Wednesday, October 29, 2008

The Power of a Written Individual Development Plan

I’ve always been a strong proponent of the importance of having a written individual development plan (IDP) for leadership development. That is, identifying:

- What you want to get better at
- How you’re going to do it
- When you’re going to do it

I have one. I make sure my employees have one. And I try to encourage all employees to have one, not just managers.

The idea is often met with resistance. I hear things like “I’m developing all the time, why do I need to write it down?”, or “I don’t have time to do that”, or “That’s just some form HR makes us fill out… it’s worthless”, and on and on.

There’s some truth to all of these comments. Perhaps at one time you were forced to fill out a form, or maybe someone even wrote one for you. Maybe it was the last page of a performance appraisal.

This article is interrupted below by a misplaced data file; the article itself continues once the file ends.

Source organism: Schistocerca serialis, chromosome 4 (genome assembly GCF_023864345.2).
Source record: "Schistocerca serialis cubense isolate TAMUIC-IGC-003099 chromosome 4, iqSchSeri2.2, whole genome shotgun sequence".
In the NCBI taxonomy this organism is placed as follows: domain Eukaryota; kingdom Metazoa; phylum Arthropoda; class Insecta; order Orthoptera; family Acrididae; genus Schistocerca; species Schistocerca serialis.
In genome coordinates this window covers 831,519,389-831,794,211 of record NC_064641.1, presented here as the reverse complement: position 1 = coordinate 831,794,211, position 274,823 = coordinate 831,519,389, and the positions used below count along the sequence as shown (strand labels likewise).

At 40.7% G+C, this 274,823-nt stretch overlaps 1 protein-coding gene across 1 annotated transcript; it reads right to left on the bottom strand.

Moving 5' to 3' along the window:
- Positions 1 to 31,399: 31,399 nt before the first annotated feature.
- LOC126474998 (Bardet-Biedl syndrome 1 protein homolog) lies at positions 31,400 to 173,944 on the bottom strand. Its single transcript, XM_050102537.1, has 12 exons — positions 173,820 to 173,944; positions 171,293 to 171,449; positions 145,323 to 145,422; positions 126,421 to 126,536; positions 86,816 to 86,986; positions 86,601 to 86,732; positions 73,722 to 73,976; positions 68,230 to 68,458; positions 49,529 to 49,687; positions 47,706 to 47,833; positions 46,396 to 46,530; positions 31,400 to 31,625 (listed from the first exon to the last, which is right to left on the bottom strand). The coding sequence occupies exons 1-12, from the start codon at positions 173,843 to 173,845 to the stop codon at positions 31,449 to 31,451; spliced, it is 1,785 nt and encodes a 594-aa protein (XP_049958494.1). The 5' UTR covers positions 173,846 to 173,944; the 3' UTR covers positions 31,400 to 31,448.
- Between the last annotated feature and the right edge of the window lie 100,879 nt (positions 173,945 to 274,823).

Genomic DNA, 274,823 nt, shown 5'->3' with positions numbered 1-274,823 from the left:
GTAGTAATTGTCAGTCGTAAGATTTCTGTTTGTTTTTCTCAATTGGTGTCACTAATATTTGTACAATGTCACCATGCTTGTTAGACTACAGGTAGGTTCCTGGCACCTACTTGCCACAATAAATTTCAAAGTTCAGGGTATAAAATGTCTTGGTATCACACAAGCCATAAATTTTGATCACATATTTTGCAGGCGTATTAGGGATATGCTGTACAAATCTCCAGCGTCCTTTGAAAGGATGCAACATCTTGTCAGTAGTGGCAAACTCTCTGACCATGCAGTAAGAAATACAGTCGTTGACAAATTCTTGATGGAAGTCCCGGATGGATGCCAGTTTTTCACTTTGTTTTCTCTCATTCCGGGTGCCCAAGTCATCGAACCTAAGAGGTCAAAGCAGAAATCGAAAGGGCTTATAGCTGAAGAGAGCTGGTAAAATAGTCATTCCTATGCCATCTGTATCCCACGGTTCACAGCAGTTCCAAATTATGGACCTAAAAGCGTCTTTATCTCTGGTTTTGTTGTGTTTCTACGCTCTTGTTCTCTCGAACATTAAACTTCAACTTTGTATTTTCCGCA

There was little substance, little buy-in, and it really was just extra work that no one has time for.

When I conduct workshops on how to develop as a leader, or am coaching a leader, I usually get pretty good buy-in until we get to the point where it’s time to put it in writing. The moment of truth, time to make a commitment. Then, for some, picking up that pen is met with staunch resistance.
I heard a story that convinced me of the power of having written goals that I often tell to try to get people over this hump. It turns out I’ve had a few of the facts wrong, but it’s been close enough to often make the point and change some minds.

The Harvard Business School Goal Story
In the book What They Don't Teach You in the Harvard Business School, Mark McCormack tells a study conducted on students in the 1979 Harvard MBA program.

In that year, the students were asked, "Have you set clear, written goals for your future and made plans to accomplish them?" Only three percent of the graduates had written goals and plans; 13 percent had goals, but they were not in writing; and a whopping 84 percent had no specific goals at all.